New research center to address social and economic impacts of Alzheimer’s

Alzheimer’s disease is on the rise, with the number of Americans afflicted by this ultimately fatal condition expected to reach 14 million by 2060. The cost of caring for patients with Alzheimer’s and related dementias (ADRD) is rising dramatically and is projected to reach $1.5 trillion by 2050.

To grapple with the epidemic’s enormous health, economic and social costs, increase knowledge and technological capacity, and build a diverse, global network of social science researchers in the field, the USC Schaeffer Center for Health Policy & Economics is launching a new multi-site center called the Center for Advancing Sociodemographic and Economic Study of Alzheimer’s Disease (CeASES-ADRD).

Established with a $4.1 million grant from the National Institute on Aging, CeASES-ADRD assembles interdisciplinary experts from USC, Stanford and the University of Texas, Austin. Schaeffer Center Senior Fellow Julie Zissimopoulos — an expert in economics and aging, and director of USC’s Resource Center for Minority Aging Research — will direct the new initiative. In addition, CeASES-ADRD will be led by USC Schaeffer Center Director and USC Price School Interim Dean Dana Goldman; Stanford Center on the Demography and Economics of Health and Aging Director Jay Bhattacharya; and Mark Hayward, director of the Population Health Initiative at the University of Texas at Austin.

The new center will explore innovative ways to ease the disease’s toll on individuals, families and caregivers while also developing strategies to reduce its burden on healthcare systems. An international team of researchers will use longitudinal datasets and dynamic microsimulations to forecast national and international trends related to Alzheimer’s.

“Much of the current research into ADRD is focused within biology, biochemistry and pharmaceutical innovation,” Zissimopoulos says. “But we know Alzheimer’s is also a social disease with devastating socioeconomic impacts on persons living with dementia, their caregivers, families, and communities. The social sciences have an important role to play in understanding and developing solutions to the burden of ADRD.” Zissimopoulos also co-directs the Schaeffer Center’s Aging and Cognition Program and is an associate professor at the USC Price School of Public Policy.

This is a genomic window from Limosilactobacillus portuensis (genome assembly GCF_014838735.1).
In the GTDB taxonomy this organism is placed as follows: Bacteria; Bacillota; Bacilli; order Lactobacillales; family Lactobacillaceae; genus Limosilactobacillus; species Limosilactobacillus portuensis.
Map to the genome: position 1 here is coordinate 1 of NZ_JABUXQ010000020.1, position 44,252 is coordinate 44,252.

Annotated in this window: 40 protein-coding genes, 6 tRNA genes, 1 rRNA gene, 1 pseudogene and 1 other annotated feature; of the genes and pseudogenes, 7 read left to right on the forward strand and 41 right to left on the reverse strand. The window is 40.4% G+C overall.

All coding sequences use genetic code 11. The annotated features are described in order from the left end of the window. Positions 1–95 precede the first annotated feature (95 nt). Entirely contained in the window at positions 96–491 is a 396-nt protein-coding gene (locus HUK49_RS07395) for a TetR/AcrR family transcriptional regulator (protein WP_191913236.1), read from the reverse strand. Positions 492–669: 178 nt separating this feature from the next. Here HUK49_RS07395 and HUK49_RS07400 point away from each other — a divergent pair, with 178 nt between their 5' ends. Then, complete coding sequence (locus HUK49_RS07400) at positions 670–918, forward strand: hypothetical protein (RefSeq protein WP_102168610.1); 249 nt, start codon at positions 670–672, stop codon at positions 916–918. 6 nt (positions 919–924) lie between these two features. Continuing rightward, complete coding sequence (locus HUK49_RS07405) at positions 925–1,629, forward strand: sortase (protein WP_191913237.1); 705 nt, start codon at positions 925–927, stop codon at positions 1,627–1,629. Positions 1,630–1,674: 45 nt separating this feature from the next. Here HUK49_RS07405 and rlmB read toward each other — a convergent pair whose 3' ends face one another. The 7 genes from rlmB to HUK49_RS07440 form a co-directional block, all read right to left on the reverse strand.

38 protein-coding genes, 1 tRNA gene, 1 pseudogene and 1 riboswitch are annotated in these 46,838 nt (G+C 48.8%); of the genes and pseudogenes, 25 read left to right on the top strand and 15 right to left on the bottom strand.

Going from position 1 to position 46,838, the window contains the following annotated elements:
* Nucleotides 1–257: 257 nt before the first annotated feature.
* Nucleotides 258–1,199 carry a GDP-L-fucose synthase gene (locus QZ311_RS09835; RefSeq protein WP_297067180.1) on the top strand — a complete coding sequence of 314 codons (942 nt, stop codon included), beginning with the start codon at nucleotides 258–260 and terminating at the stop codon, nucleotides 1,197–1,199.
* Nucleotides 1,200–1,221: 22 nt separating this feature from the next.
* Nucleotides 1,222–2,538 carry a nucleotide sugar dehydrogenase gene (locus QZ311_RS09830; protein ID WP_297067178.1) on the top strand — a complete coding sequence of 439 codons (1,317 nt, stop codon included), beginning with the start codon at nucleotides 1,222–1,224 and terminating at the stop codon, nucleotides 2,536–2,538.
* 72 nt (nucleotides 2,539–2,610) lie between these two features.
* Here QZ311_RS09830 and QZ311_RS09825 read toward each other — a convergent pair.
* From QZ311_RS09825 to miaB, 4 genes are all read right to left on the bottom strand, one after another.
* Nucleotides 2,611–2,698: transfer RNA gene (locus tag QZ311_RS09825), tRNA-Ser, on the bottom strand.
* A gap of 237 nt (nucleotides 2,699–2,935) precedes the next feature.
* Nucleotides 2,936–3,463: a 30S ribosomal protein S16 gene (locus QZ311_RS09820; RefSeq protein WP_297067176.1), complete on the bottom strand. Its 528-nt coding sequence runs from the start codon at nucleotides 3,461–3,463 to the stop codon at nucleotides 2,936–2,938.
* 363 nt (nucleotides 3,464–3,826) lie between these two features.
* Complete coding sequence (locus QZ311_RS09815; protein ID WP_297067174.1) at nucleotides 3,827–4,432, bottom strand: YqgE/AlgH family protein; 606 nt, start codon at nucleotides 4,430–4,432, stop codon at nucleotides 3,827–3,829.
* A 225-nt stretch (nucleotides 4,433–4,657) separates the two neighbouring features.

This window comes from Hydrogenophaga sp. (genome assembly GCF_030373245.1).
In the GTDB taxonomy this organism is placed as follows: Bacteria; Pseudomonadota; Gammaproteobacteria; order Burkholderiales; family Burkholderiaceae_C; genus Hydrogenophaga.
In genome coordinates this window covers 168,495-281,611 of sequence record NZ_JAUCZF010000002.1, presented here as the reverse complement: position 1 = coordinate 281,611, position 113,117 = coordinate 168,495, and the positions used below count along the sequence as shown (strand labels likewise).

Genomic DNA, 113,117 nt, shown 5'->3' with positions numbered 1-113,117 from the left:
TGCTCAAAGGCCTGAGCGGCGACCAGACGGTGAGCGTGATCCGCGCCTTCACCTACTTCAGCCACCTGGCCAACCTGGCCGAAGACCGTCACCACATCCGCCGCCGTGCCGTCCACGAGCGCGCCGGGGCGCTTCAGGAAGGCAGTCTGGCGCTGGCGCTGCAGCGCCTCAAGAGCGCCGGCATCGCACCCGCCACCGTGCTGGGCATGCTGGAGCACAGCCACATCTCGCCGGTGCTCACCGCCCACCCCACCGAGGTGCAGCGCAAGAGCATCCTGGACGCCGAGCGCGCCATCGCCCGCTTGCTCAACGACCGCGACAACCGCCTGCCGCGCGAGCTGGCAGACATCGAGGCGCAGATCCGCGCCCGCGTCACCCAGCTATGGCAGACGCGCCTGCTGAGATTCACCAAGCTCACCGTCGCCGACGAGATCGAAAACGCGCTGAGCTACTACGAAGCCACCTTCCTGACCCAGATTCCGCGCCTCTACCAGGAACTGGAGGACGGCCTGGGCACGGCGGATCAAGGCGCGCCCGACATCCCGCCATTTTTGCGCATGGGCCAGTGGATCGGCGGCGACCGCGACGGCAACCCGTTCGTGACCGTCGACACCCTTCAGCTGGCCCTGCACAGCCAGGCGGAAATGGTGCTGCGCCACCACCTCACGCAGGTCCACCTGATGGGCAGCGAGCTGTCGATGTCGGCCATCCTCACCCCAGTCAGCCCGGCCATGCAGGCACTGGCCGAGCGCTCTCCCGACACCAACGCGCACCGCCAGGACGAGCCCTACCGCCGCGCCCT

Research and mentorship

“We’re committed to evidence-based research that can be used by the public and private sectors to improve lives,” Goldman adds. “While new therapies are sought, CeASES-ADRD could make a big difference by filling knowledge gaps so we can make more effective policy to help patients and communities.”

In addition to its own investigations, CeASES-ADRD will assemble other leaders in the field for conferences and seminars to exchange ideas and findings. Meanwhile, a web portal will provide access to data, programming and algorithm libraries and data sources to promote further discovery and encourage greater collaboration worldwide.

“Even though there’s an enormous amount of data about Alzheimer’s and its impact, a great need exists to consolidate this information so it can be properly leveraged,” explains Bhattacharya, who is also a professor of medicine at Stanford and a nonresident senior fellow at the USC Schaeffer Center.

As a cure remains elusive, the quest to defeat Alzheimer’s and related dementias threatens to span generations. CeASES-ADRD will support and mentor future social science leaders. These budding scholars will be steeped in the knowledge and techniques needed to pursue high-impact social science research informed by biomedical advances in new therapeutics.

Addressing social and economic disparities of Alzheimer’s

The center will promote diversity and inclusion, as women and minorities have historically been underrepresented in research as well as in populations studied. Enhancing the inclusivity of studies will ensure that the center not only has breadth but specificity in focusing on the needs of all populations affected by ADRD.

“It is vital to understand health disparities in older populations so that we can come up with targeted solutions instead of one-size-fits-all band-aids,” says Hayward, a professor of sociology and an expert in inequities in how socioeconomic factors and events in an individual’s life impact and inform equities in life expectancy and aging. “Partnering with USC on this project provides an exciting opportunity to work across disciplines and schools to develop better research that addresses this pressing issue.”

With wide-ranging experience in addressing Alzheimer’s and other dementias, USC provides the ideal home for CeASES-ADRD. Breakthroughs at the university include mapping Alzheimer’s spread in the brain, developing the first regenerative therapy to be tested for the disease and discovering how leaky blood vessels can indicate early onset.

This project is supported by the National Institute on Aging under the National Institutes of Health, award number 1P30AG066589-01. The content is solely the responsibility of the authors and does not necessarily represent the official views of the National Institutes of Health.

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